Sunday, April 7, 2013

Easy Cinnamon & Sugar Potato Lefse


On our way home from our week long vacation in Discovery Bay, Washington, we decided to stop in Pouslbo for some lunch. I was reading the night before in a brochure about this little Norwegian town and wanted to check it out for myself. 


Upon arriving in the town you can definitely see the strong Norwegian influence. Poulsbo reminds me of Leavenworth, Washington. Streets are lined with cute shop, tasty bakeries, and delicious restaurants. A great place to walk around and explore on a sunny day!


We stopped by Sluy's Bakery to see what kinds of sugary treats they had. One of our missions when we go to a new town is to checkout all of the bakeries. Normally, I am not able to say this, but every single item in this bakery looked amazing! As a result, we purchased a selection of items from the wide array of cookies, doughnuts, breads, and cakes (it took us over 30 minutes to slim down our choices as we could not have one of everything..bummer!).


 We also picked up a few potato lefse to sample as we walked along the sunny shore line dotted with numerous ships. Never having tried these before, I was pleasantly surprised. My mind began to think of all the tasty fillings I could put inside these yummy little potato pancakes. 


This morning I woke up and decided that I would try to replicate these in my own kitchen. I had all of the necessary ingredients and decided to give it a go, but before I continue let me share a little about lefse. Lefse is a traditional soft Norwegian flat potato bread. Lefse reminds me of something between a crepe and a flour tortilla. Though I have read that they can be eaten with meat and cheese or even topped with gravy, I think the best way is to slather them in butter and then coat in a layer of cinnamon and sugar...think buttery, cinnamon and sugar toast without the crunchiness!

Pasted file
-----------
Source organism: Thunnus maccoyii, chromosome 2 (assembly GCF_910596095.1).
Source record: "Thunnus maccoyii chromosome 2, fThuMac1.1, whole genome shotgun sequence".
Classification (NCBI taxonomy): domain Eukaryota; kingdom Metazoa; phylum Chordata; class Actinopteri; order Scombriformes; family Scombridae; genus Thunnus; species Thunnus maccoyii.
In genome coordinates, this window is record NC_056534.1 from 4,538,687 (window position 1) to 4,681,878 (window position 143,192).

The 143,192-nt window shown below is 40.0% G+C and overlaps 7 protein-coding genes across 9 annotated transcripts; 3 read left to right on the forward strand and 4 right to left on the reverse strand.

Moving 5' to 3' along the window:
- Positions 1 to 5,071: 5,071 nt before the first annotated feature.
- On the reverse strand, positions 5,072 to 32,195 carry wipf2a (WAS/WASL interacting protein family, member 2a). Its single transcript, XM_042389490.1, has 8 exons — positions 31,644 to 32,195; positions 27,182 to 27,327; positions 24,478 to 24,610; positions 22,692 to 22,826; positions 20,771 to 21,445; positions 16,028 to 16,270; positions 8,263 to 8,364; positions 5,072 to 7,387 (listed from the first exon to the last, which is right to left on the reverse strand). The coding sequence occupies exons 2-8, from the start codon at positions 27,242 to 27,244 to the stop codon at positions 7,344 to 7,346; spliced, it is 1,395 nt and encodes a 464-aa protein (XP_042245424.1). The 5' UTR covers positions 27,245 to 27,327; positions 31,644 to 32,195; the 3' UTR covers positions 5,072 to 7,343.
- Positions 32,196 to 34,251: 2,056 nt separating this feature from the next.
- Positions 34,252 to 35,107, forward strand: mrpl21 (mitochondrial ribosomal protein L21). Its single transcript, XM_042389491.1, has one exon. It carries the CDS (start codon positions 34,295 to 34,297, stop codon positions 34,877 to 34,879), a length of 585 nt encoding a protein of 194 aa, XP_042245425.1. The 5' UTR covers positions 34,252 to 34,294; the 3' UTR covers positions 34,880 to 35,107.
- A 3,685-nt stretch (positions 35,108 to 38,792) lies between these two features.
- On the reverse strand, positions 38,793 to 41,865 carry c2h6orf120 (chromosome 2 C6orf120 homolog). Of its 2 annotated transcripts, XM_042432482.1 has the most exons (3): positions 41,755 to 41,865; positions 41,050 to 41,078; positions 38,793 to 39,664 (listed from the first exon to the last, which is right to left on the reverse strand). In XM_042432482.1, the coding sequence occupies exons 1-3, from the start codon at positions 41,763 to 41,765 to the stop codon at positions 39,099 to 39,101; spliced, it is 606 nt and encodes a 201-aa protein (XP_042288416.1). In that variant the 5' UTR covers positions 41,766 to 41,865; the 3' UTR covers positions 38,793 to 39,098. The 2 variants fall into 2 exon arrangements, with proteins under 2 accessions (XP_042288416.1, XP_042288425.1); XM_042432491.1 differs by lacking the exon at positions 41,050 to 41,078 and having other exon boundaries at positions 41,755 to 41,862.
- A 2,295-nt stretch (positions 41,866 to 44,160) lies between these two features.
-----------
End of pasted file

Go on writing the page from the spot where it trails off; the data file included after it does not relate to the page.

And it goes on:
Traditional lefse are made by ricing your boiled potatoes, but many of you may not have a ricing kitchen tool, so the next best thing you can do is use instant mashed potatoes. I know, not traditional, but let's just call this a "variation" :-)

Ingredients: 


3 cups instant mashed potato flakes
1 cup water
2 tablespoons margarine or butter
2 teaspoons salt
1 cup milk
3/4 to 1 cup all-purpose flour

Directions:

Heat a large electric skillet or griddle to highest temperature setting. No oil is necessary. Measure the potato flakes into large bowl. In small saucepan, heat water, margarine and salt to a rolling boil. Remove from heat; add milk. Add liquid all at once to potato flakes, stirring until all flakes are moistened. (Mixture will be crumbly.) 


Gradually add flour to potato mixture, working with hands until soft dough forms and is of rolling consistency. Go easy on the flour because you do not want the dough too dry!


Shape dough into a roll 10 inches long and about 2 inches in diameter. Cut roll into 1/2-inch slices. Place slices on a large plate or baking sheet and cover with plastic wrap to prevent drying.   


On well-floured pastry cloth, roll out 1 slice of dough until very thin. 
I like to roll all of them out ahead of time. Place a piece of wax paper between the rolled out lefse and seal in a plastic bag or cover tightly with plastic wrap.

Remove one rolled out lefse from the bag and transfer to the heated griddle. Bake about 1 minute or until brown spots appear on bottom surface. Using a large spatula, flip over and cook the opposite side.


Turning these are tricky if you make then too big, so I suggest making them smaller ones so you can turn them over a little easier. Bake other side about 30 to 45 seconds. Place baked lefse between wax paper and covering with a barely damp towel to prevent them from drying out. Repeat with remaining dough. Cool completely before storing in plastic bag.

Ok, now to the best part....eating them! Spread your warm lefse with butter, sprinkle with sugar and cinnamon, roll up, and take a bite. Enjoy!

Recipe adapted from: www.dianasdesserts.com